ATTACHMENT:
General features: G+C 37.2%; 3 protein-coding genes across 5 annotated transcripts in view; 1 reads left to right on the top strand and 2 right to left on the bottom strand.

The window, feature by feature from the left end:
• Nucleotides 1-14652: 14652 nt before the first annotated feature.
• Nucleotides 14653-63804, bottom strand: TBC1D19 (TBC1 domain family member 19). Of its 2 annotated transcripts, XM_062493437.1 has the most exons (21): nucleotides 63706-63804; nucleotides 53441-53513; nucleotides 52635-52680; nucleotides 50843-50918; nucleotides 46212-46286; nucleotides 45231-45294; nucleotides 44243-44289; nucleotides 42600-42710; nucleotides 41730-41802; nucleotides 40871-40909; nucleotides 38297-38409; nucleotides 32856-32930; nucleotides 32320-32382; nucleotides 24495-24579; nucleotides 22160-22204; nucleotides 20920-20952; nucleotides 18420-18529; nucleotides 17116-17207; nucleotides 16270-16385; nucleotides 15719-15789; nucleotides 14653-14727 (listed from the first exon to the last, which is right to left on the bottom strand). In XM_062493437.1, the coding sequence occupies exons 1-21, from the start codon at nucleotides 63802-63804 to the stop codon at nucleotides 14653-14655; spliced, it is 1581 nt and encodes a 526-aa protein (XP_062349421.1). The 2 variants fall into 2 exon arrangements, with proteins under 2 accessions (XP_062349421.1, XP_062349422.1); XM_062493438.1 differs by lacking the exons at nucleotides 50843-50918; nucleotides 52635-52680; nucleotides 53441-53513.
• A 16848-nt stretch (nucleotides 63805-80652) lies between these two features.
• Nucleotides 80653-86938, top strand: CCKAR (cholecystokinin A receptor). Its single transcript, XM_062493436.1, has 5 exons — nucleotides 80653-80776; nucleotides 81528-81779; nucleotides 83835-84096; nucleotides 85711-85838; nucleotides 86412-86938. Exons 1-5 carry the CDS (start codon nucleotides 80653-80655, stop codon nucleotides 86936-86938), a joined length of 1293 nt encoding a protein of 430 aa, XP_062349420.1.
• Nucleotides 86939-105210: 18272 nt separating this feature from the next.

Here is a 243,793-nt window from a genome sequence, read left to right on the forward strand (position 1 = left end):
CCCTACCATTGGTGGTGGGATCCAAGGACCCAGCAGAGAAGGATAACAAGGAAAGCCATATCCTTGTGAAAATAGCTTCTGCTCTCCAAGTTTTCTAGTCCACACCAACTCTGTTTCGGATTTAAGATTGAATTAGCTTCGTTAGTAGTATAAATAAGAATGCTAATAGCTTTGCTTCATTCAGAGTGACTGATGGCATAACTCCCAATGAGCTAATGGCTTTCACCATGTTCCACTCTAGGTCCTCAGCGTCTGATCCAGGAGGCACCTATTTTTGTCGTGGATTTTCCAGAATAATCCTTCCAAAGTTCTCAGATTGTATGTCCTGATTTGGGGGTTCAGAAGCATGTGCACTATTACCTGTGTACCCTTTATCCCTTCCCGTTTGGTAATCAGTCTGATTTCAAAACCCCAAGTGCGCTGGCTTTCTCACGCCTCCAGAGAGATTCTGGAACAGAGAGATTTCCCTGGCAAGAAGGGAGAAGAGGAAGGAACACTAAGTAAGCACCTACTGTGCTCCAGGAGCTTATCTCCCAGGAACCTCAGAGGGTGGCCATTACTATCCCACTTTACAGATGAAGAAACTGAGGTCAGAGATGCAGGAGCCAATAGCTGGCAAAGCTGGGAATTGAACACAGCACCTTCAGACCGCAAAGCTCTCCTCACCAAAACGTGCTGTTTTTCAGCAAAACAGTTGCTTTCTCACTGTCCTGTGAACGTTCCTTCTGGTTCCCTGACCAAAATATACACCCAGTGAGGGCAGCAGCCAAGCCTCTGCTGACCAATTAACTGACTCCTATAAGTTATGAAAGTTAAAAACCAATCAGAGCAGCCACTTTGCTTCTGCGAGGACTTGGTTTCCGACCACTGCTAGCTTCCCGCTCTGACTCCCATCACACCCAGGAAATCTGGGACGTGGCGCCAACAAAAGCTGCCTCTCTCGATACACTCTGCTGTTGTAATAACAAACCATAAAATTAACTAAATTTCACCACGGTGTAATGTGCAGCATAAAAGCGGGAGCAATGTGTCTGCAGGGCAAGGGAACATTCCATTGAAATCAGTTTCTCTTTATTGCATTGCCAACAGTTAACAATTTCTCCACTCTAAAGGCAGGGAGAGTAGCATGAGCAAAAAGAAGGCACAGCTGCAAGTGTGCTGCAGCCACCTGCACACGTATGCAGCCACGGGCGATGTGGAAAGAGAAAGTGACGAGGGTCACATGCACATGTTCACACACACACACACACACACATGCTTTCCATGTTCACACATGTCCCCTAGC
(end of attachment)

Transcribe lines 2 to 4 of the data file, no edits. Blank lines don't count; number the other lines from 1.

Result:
The window, feature by feature from the left end:
• Nucleotides 1-14652: 14652 nt before the first annotated feature.
• Nucleotides 14653-63804, bottom strand: TBC1D19 (TBC1 domain family member 19). Of its 2 annotated transcripts, XM_062493437.1 has the most exons (21): nucleotides 63706-63804; nucleotides 53441-53513; nucleotides 52635-52680; nucleotides 50843-50918; nucleotides 46212-46286; nucleotides 45231-45294; nucleotides 44243-44289; nucleotides 42600-42710; nucleotides 41730-41802; nucleotides 40871-40909; nucleotides 38297-38409; nucleotides 32856-32930; nucleotides 32320-32382; nucleotides 24495-24579; nucleotides 22160-22204; nucleotides 20920-20952; nucleotides 18420-18529; nucleotides 17116-17207; nucleotides 16270-16385; nucleotides 15719-15789; nucleotides 14653-14727 (listed from the first exon to the last, which is right to left on the bottom strand). In XM_062493437.1, the coding sequence occupies exons 1-21, from the start codon at nucleotides 63802-63804 to the stop codon at nucleotides 14653-14655; spliced, it is 1581 nt and encodes a 526-aa protein (XP_062349421.1). The 2 variants fall into 2 exon arrangements, with proteins under 2 accessions (XP_062349421.1, XP_062349422.1); XM_062493438.1 differs by lacking the exons at nucleotides 50843-50918; nucleotides 52635-52680; nucleotides 53441-53513.